Cracker Barrel, 6:39 P.M.—we are sitting at a table for our pre-Thanksgiving Thanksgiving meal. I am with my wife, my elderly mother-in-law, and her full-time nurse, Carleen.
Carleen is wearing her non-work clothes, her hair is fixed pretty. She is Jamaican. She speaks in a sing-song way. Every few words she calls folks “darling.”
I could listen to Carleen read the White Pages.
There is a deaf boy at a table a few feet from us. At least, I think he’s deaf. He has an electronic device mounted on the side of his head.
He’s using sign language with his parents. His parents sign responses.
The waitress asks for his order.
His mother answers, “He’ll have catfish.”
“MOM!” he says with a moaning, “LET ME DO IT!”
It’s difficult to get the words out, but he manages.
“I WANNA, KATT, FISH, PLEEEZE, MAAAAA’AAAMM.”
This child is pure willpower wrapped in freckles.
The table behind us: an old man and woman. They are sipping coffee. They are every old couple you’ve ever seen.
A young man walks into the dining room. He’s wearing an Air-Force uniform.
The couple stands. “Oh, Ben,” they say in unison.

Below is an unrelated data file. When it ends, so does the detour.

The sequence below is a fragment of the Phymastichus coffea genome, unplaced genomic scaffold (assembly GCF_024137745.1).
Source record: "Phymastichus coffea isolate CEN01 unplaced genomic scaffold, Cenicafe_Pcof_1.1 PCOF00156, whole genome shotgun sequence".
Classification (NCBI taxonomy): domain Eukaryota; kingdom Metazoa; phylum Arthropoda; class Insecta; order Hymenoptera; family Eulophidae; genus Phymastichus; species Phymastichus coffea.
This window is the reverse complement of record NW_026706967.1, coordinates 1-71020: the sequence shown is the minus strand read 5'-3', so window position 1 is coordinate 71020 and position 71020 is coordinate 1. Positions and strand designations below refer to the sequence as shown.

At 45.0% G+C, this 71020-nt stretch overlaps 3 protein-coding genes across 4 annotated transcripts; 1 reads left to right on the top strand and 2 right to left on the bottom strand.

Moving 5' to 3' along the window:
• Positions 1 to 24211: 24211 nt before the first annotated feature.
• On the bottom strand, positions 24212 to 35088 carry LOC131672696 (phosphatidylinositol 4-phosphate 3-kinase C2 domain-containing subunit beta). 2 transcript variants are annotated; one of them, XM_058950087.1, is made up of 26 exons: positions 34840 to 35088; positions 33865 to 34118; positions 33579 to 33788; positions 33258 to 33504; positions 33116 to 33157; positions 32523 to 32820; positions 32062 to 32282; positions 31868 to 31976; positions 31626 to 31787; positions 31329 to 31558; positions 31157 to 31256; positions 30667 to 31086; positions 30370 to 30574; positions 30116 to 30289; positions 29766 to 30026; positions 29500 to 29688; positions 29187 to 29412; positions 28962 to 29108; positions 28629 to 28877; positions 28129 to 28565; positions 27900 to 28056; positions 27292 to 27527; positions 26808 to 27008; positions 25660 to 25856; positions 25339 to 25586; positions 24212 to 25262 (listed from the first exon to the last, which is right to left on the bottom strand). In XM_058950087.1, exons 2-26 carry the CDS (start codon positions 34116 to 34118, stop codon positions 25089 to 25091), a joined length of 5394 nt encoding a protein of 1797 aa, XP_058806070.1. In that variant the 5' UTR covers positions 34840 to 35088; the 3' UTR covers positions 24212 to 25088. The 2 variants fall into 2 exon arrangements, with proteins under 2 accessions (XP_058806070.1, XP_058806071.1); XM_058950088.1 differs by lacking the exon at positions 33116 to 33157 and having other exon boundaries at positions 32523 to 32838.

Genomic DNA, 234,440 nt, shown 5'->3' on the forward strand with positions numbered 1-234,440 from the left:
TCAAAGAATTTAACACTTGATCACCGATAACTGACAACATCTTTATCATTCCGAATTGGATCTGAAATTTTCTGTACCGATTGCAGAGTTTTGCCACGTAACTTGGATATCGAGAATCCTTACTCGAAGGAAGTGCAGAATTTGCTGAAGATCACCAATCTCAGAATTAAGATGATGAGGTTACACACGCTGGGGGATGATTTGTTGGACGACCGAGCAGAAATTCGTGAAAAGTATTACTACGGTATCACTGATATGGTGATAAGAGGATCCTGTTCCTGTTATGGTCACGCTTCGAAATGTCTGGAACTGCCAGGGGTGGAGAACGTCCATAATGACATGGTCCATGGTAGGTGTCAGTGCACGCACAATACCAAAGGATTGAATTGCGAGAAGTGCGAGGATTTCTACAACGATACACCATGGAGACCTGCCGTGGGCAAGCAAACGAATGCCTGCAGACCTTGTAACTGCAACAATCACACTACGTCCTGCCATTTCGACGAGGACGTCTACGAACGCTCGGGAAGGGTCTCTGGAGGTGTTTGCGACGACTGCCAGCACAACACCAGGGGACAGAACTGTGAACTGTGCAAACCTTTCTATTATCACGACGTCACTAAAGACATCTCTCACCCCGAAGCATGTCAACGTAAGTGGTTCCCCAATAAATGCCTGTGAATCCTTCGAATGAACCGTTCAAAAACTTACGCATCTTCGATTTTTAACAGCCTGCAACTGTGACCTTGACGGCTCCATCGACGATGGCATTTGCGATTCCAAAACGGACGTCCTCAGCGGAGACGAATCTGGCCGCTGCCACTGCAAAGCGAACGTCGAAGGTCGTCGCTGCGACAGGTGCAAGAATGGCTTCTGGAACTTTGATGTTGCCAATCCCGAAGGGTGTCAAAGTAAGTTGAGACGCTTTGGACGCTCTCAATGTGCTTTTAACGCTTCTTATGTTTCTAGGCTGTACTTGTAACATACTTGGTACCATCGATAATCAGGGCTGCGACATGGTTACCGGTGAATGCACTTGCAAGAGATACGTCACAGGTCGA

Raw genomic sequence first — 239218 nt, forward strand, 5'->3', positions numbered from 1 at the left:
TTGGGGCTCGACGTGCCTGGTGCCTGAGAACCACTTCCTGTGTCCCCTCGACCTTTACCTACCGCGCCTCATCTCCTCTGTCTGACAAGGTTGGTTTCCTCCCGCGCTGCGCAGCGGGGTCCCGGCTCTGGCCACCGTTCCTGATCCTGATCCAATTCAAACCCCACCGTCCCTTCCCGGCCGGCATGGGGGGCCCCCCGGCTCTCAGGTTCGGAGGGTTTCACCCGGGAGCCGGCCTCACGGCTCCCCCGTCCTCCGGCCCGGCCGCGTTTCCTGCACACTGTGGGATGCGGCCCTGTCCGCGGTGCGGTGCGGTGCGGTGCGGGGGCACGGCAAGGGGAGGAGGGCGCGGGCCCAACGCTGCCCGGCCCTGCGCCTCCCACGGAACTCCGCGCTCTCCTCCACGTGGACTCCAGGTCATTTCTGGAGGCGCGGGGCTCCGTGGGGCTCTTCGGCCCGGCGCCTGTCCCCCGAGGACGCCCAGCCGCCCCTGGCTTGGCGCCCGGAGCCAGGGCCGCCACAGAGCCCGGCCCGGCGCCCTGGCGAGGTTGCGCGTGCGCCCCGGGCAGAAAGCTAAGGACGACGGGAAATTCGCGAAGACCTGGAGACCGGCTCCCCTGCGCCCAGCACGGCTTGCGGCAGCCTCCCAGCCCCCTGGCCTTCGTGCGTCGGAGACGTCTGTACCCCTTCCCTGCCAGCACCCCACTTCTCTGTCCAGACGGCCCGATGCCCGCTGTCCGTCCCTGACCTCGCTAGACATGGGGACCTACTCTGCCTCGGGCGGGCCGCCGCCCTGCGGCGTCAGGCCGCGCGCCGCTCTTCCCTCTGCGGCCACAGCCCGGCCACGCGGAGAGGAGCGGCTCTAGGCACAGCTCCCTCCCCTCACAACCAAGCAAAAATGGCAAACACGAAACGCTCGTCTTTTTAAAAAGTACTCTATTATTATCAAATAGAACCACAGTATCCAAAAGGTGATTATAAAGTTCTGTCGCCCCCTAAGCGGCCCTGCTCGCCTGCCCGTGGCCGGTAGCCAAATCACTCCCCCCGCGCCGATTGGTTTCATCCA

They embrace. “I missed you so much,” says the woman.
“I missed you, Mom.”
On my other side is a Mexican family. Three kids, two adults. The woman is in a fast-food uniform. The young man is in boots, dusty clothes.
When food arrives, they hold hands. They bless their plates in majestic Spanish.
The only word I understand is “amen.”
Across the restaurant: a table filled with young women. They wear matching red-and-gold jackets, “FSU” is embroidered on their backs. They are loud, excited, drinking their weight in sodas.
Several middle-aged ladies come through the doors, led by a hostess. The college girls shoot to their feet.
“Mom!” I overhear the girls say.
And if there’s anything more beautiful than mothers and daughters reuniting, I don’t know what it is.
Our waitress arrives at our table. She is soft spoken and sweet. She has curly black hair.
She is taking her son to Disney World this weekend for this ninth birthday. She is a single mother. Twenty-eight years old. Tough as bricks.
My mother-in-law orders fried chicken. My wife orders fried shrimp. The waitress tilts her head when she hears Carleen’s island accent.
Finally, it’s my turn to order.
“Sir?” the waitress asks me. “You ready to order?”
But I’m not listening. In fact, I’m barely even here. My mind is with the Mexicans, and the older couple. I’m thinking about the Air Force man. About our waitress’ son.
I’m thinking about the students from FSU, and their excited mothers.
About families, and how the holidays brings out the best in us—no matter what kind of derailed family we may hail from.
And this boy behind me. I’m thinking about him. The child who speaks with his hands. Who is young, but strong. A boy who wants catfish, and wants the pleasure of ordering it for himself, by God.
This is a beautiful world. A beautiful life. And I hope you know that it’s you who makes it that way.